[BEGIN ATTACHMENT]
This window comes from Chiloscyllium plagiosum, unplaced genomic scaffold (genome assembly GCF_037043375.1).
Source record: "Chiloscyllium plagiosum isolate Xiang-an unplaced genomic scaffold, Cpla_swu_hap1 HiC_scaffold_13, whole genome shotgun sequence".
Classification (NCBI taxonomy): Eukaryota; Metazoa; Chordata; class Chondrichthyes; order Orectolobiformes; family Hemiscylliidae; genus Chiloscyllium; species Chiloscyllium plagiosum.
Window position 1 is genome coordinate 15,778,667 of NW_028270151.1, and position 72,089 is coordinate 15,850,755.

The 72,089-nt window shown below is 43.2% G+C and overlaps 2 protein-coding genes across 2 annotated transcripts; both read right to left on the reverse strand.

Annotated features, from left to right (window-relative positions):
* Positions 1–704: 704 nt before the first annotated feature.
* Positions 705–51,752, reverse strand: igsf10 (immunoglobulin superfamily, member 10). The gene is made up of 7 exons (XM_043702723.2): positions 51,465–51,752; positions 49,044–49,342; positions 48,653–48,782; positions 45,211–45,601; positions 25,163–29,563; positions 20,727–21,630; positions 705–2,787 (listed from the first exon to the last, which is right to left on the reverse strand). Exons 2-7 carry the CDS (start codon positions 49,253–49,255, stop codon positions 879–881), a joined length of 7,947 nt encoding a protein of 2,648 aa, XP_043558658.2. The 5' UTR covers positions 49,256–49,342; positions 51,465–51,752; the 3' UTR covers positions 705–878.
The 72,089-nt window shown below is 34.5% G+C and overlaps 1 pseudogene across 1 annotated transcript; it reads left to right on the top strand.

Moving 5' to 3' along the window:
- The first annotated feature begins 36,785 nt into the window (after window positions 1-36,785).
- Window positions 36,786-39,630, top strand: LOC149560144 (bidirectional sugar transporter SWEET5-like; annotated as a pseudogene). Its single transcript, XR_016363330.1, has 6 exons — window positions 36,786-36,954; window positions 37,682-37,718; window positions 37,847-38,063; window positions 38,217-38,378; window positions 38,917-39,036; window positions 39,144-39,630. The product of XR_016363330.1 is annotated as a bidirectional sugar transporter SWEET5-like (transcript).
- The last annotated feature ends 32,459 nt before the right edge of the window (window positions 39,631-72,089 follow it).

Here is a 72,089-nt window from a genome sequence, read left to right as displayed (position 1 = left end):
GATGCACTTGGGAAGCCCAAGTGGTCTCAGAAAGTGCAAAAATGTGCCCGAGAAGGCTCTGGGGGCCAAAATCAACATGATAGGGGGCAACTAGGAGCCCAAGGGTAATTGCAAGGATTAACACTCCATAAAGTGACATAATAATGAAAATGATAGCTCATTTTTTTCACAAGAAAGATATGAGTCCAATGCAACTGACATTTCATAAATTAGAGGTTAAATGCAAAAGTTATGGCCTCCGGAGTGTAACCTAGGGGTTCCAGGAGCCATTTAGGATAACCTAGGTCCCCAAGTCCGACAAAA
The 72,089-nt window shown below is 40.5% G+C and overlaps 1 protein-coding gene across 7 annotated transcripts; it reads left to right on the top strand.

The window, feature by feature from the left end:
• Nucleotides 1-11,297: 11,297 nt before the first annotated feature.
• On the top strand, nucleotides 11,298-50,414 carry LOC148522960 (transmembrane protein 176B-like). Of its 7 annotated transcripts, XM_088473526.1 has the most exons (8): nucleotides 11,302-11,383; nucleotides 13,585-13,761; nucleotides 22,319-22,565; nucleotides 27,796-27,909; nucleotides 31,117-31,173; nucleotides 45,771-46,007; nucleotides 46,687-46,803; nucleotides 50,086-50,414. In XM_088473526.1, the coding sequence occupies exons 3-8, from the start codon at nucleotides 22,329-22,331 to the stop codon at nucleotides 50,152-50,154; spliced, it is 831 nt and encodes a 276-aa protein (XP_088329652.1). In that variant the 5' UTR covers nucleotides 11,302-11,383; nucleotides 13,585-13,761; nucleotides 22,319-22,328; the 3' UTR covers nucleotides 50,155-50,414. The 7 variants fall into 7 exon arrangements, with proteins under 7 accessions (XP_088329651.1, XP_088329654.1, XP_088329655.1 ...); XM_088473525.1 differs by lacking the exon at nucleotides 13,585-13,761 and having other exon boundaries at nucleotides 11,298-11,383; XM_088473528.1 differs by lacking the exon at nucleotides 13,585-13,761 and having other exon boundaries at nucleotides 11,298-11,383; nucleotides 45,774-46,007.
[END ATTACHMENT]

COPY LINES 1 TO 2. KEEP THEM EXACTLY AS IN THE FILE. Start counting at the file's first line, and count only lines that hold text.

This window comes from Chiloscyllium plagiosum, unplaced genomic scaffold (genome assembly GCF_037043375.1).
Source record: "Chiloscyllium plagiosum isolate Xiang-an unplaced genomic scaffold, Cpla_swu_hap1 HiC_scaffold_13, whole genome shotgun sequence".